2-Plants: US organic farmers debate genetic engineering of crops
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TITLE: US: organic farmers debate genetic engineering of crops
SOURCE: FrechPlaza, USA
DATE: 13 Feb 2006
------------------ archive: http://www.genet-info.org/ ------------------
US: organic farmers debate genetic engineering of crops
Is industry just hurrying up evolution, or is it harming the world's ecology?
Should genetically modified seeds be allowed in organic agriculture?
At the 26th annual Ecological Farming Conference in Pacific Grove in late
January, Dave Henson, director of the Occidental Arts and Ecology Center
in Occidental and a steering committee member of the Californians for GE-
Free Agriculture campaign, and Charles Benbrook, chief scientist at the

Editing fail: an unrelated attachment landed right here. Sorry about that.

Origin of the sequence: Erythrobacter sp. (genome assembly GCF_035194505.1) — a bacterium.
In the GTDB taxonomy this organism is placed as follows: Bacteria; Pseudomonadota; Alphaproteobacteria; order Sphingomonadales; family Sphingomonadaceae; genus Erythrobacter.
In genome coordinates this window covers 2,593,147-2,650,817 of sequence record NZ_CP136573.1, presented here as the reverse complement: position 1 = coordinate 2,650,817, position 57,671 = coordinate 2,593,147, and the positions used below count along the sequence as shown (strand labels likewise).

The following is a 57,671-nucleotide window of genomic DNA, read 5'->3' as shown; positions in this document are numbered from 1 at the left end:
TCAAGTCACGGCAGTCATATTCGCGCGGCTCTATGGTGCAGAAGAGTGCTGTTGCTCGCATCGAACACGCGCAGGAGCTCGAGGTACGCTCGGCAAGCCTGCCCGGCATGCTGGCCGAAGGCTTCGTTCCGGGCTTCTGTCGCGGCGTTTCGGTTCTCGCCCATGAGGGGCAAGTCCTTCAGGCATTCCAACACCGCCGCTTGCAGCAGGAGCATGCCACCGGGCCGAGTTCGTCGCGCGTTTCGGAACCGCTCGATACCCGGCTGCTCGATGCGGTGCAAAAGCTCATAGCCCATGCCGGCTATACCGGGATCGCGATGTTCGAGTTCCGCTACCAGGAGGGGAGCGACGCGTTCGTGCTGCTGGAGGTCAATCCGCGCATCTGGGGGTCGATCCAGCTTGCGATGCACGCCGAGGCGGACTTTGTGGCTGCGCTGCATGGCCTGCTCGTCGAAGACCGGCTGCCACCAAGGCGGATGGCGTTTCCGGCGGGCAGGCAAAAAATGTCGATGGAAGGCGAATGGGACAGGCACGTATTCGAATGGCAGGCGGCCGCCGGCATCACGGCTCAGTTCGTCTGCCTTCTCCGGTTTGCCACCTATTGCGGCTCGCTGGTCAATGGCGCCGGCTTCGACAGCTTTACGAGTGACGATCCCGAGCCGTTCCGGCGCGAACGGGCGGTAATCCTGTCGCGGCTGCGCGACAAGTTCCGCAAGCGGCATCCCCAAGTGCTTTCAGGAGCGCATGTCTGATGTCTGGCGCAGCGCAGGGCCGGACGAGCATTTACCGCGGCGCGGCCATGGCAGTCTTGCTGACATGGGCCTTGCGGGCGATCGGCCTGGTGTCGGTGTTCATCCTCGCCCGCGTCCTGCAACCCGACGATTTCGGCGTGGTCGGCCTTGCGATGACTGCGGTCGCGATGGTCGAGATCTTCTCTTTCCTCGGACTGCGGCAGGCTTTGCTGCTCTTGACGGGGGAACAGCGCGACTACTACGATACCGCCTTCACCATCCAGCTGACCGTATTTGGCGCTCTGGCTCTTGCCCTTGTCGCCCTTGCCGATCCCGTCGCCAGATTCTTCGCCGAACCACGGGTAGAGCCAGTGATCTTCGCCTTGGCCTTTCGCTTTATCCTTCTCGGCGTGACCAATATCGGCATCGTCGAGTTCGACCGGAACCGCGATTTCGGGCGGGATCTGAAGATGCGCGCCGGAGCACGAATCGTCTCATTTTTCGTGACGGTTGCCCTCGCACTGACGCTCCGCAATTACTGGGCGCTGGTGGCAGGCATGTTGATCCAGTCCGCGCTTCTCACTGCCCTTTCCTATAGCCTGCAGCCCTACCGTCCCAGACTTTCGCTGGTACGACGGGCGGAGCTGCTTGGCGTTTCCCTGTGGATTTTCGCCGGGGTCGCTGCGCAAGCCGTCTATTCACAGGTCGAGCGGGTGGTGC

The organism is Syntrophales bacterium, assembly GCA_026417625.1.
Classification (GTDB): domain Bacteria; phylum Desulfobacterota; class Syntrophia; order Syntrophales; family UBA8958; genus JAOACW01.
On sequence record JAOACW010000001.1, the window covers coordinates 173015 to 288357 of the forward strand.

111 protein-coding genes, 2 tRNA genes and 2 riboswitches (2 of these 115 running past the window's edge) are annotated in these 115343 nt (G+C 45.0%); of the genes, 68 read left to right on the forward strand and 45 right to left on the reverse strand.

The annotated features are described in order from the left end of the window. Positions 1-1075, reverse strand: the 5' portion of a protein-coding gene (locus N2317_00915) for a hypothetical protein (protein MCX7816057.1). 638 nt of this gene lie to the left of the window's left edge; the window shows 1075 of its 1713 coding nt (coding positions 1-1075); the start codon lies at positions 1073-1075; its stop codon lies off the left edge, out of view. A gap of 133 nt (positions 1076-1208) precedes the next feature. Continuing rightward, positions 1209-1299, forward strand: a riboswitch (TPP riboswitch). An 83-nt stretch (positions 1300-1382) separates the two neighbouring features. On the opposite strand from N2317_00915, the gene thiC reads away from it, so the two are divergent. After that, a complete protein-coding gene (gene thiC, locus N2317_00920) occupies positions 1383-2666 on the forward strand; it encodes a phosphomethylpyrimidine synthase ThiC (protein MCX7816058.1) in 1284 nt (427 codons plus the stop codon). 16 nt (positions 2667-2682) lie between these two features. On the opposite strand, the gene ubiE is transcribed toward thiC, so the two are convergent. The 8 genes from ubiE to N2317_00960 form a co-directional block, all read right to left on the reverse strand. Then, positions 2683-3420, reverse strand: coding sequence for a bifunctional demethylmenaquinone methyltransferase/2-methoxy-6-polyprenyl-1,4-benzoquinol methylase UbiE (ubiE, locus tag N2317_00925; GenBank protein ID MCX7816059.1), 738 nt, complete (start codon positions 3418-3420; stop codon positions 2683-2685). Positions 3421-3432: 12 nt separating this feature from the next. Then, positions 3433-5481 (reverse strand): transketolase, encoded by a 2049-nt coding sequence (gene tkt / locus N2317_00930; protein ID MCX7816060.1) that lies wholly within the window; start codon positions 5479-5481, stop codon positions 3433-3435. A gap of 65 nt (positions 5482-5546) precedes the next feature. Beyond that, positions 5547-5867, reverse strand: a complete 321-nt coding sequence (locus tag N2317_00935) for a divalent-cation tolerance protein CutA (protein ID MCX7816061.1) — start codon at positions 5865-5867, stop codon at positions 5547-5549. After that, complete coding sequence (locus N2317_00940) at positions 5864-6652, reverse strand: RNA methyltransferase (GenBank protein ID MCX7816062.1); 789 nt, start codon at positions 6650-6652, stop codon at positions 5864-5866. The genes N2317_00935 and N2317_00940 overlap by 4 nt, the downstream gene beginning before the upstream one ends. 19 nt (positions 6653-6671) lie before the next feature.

Organic Center, addressed the question.
Arguing the case for genetically modified crops were Martina Newell-
McGloughlin, director of the University of California's Systemwide
Biotechnology Research and Education Program, and Autar Mattoo, plant
physiologist with the USDA's Agricultural Research Service.
The National Organics Program, which stipulates what materials and
systems organic growers may use, prohibits the use of genetically
modified crops. Henson and Benbrook say they approve of this position, at
least until multi-generational peer-review studies demonstrate otherwise.
Genetic modification (also called genetic engineering) refers to the
manipulation of an organism's genes. Inactive genes may be turned on,
active genes turned off or genes from distantly related species or
species in different kingdoms of life spliced in. Crop plants have been
genetically modified to withstand applications of herbicides and to
produce proteins toxic to some classes of insects.
The long-term implications of genetically modified crops for human and
environmental health and for food system security are too profound to be
left to a handful of corporations subject to the pressures of quarterly
earnings reports to evaluate, say Henson and Benbrook. The power to